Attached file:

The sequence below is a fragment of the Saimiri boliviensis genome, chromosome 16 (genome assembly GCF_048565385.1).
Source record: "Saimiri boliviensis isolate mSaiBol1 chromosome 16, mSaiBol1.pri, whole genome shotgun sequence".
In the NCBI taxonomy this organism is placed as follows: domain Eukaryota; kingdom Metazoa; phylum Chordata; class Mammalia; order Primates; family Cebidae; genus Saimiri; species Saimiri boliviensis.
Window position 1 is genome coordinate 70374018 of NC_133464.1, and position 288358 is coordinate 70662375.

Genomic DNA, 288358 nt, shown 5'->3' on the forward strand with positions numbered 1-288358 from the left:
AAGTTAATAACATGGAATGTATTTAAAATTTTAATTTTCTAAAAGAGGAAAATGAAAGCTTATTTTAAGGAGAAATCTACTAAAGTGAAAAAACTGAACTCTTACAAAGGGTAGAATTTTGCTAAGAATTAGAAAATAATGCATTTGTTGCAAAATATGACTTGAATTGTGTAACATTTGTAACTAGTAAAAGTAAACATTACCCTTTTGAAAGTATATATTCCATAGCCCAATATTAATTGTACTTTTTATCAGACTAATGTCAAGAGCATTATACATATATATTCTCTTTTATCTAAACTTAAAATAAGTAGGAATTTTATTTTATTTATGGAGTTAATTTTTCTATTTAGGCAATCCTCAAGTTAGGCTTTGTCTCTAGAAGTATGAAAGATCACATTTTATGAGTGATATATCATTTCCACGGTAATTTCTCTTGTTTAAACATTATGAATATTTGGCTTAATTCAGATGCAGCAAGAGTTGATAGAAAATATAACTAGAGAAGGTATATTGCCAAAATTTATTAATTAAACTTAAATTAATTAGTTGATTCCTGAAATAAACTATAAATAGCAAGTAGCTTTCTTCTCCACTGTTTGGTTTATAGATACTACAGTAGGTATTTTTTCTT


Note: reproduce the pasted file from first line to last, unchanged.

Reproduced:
The sequence below is a fragment of the Saimiri boliviensis genome, chromosome 16 (genome assembly GCF_048565385.1).
Source record: "Saimiri boliviensis isolate mSaiBol1 chromosome 16, mSaiBol1.pri, whole genome shotgun sequence".
In the NCBI taxonomy this organism is placed as follows: domain Eukaryota; kingdom Metazoa; phylum Chordata; class Mammalia; order Primates; family Cebidae; genus Saimiri; species Saimiri boliviensis.
Window position 1 is genome coordinate 70374018 of NC_133464.1, and position 288358 is coordinate 70662375.

Genomic DNA, 288358 nt, shown 5'->3' on the forward strand with positions numbered 1-288358 from the left:
AAGTTAATAACATGGAATGTATTTAAAATTTTAATTTTCTAAAAGAGGAAAATGAAAGCTTATTTTAAGGAGAAATCTACTAAAGTGAAAAAACTGAACTCTTACAAAGGGTAGAATTTTGCTAAGAATTAGAAAATAATGCATTTGTTGCAAAATATGACTTGAATTGTGTAACATTTGTAACTAGTAAAAGTAAACATTACCCTTTTGAAAGTATATATTCCATAGCCCAATATTAATTGTACTTTTTATCAGACTAATGTCAAGAGCATTATACATATATATTCTCTTTTATCTAAACTTAAAATAAGTAGGAATTTTATTTTATTTATGGAGTTAATTTTTCTATTTAGGCAATCCTCAAGTTAGGCTTTGTCTCTAGAAGTATGAAAGATCACATTTTATGAGTGATATATCATTTCCACGGTAATTTCTCTTGTTTAAACATTATGAATATTTGGCTTAATTCAGATGCAGCAAGAGTTGATAGAAAATATAACTAGAGAAGGTATATTGCCAAAATTTATTAATTAAACTTAAATTAATTAGTTGATTCCTGAAATAAACTATAAATAGCAAGTAGCTTTCTTCTCCACTGTTTGGTTTATAGATACTACAGTAGGTATTTTTTCTT